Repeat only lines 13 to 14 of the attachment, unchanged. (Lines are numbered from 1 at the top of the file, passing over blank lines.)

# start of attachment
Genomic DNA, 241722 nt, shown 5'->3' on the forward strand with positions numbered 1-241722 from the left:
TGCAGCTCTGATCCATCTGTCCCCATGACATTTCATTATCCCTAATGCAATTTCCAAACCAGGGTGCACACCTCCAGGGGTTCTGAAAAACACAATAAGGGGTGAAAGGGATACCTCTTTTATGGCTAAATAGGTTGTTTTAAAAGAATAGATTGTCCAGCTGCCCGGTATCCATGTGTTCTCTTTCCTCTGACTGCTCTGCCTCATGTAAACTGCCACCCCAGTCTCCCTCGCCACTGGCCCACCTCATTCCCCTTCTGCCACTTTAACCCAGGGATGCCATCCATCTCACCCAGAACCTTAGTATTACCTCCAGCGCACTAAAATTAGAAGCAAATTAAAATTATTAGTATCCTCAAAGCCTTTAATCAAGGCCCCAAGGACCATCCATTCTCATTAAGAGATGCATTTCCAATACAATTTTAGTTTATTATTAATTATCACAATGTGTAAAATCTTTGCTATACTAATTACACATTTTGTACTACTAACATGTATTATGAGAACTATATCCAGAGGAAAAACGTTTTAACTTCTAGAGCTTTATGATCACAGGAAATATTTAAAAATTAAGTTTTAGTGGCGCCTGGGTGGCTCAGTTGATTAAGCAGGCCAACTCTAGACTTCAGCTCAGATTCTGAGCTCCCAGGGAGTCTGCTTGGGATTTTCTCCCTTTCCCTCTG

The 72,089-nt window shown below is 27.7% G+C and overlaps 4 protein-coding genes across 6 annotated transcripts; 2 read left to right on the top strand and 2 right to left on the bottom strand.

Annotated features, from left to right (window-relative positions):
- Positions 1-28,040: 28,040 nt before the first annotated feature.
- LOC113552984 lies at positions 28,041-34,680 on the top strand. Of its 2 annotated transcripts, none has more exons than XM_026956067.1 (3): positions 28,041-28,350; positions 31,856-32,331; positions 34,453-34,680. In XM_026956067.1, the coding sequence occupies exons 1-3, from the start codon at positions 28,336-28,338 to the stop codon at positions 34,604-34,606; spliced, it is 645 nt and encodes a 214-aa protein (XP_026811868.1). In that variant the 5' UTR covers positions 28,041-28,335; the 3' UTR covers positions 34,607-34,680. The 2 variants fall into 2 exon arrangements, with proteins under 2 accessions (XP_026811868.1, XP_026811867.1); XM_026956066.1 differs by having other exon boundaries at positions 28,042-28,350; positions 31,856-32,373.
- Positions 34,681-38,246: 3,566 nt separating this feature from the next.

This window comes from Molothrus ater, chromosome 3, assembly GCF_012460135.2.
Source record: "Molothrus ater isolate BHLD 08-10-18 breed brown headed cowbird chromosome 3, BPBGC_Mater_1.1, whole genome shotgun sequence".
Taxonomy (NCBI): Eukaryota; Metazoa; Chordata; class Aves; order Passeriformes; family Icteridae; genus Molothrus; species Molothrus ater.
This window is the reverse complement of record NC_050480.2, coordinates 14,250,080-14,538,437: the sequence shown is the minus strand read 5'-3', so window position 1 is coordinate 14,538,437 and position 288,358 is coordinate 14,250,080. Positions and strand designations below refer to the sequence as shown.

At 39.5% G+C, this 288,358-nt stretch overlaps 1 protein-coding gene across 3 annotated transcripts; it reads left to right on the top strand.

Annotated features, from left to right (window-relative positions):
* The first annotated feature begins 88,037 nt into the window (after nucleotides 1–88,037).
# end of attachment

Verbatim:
Annotated features, from left to right (window-relative positions):
* The first annotated feature begins 88,037 nt into the window (after nucleotides 1–88,037).